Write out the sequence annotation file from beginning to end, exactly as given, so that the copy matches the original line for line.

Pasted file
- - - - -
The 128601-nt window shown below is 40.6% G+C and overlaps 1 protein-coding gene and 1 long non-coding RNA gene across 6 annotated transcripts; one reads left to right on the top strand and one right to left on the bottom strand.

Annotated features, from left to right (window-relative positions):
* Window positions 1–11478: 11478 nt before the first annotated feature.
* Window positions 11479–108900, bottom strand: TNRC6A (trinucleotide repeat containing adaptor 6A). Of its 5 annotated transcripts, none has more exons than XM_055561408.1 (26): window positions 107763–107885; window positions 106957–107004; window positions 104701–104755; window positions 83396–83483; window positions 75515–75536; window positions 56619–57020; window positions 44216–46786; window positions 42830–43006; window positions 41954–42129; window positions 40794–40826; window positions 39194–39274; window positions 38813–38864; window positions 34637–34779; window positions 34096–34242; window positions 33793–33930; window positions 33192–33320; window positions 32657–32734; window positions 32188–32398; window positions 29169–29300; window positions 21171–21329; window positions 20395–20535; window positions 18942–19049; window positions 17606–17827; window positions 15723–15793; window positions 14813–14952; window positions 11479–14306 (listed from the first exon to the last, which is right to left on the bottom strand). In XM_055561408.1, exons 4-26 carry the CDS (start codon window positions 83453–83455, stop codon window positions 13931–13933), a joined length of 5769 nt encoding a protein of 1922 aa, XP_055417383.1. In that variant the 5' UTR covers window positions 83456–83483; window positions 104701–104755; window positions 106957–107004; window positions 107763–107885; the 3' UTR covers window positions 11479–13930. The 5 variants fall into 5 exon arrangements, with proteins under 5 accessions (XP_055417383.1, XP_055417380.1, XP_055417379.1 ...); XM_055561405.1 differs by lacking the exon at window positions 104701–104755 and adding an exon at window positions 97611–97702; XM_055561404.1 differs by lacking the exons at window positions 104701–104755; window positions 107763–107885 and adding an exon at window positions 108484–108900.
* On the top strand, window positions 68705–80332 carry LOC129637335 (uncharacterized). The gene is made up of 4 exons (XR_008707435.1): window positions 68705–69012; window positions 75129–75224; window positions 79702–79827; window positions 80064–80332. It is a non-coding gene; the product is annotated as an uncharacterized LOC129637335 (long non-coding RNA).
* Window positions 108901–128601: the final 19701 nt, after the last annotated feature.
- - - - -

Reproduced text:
The 128601-nt window shown below is 40.6% G+C and overlaps 1 protein-coding gene and 1 long non-coding RNA gene across 6 annotated transcripts; one reads left to right on the top strand and one right to left on the bottom strand.

Annotated features, from left to right (window-relative positions):
* Window positions 1–11478: 11478 nt before the first annotated feature.
* Window positions 11479–108900, bottom strand: TNRC6A (trinucleotide repeat containing adaptor 6A). Of its 5 annotated transcripts, none has more exons than XM_055561408.1 (26): window positions 107763–107885; window positions 106957–107004; window positions 104701–104755; window positions 83396–83483; window positions 75515–75536; window positions 56619–57020; window positions 44216–46786; window positions 42830–43006; window positions 41954–42129; window positions 40794–40826; window positions 39194–39274; window positions 38813–38864; window positions 34637–34779; window positions 34096–34242; window positions 33793–33930; window positions 33192–33320; window positions 32657–32734; window positions 32188–32398; window positions 29169–29300; window positions 21171–21329; window positions 20395–20535; window positions 18942–19049; window positions 17606–17827; window positions 15723–15793; window positions 14813–14952; window positions 11479–14306 (listed from the first exon to the last, which is right to left on the bottom strand). In XM_055561408.1, exons 4-26 carry the CDS (start codon window positions 83453–83455, stop codon window positions 13931–13933), a joined length of 5769 nt encoding a protein of 1922 aa, XP_055417383.1. In that variant the 5' UTR covers window positions 83456–83483; window positions 104701–104755; window positions 106957–107004; window positions 107763–107885; the 3' UTR covers window positions 11479–13930. The 5 variants fall into 5 exon arrangements, with proteins under 5 accessions (XP_055417383.1, XP_055417380.1, XP_055417379.1 ...); XM_055561405.1 differs by lacking the exon at window positions 104701–104755 and adding an exon at window positions 97611–97702; XM_055561404.1 differs by lacking the exons at window positions 104701–104755; window positions 107763–107885 and adding an exon at window positions 108484–108900.
* On the top strand, window positions 68705–80332 carry LOC129637335 (uncharacterized). The gene is made up of 4 exons (XR_008707435.1): window positions 68705–69012; window positions 75129–75224; window positions 79702–79827; window positions 80064–80332. It is a non-coding gene; the product is annotated as an uncharacterized LOC129637335 (long non-coding RNA).
* Window positions 108901–128601: the final 19701 nt, after the last annotated feature.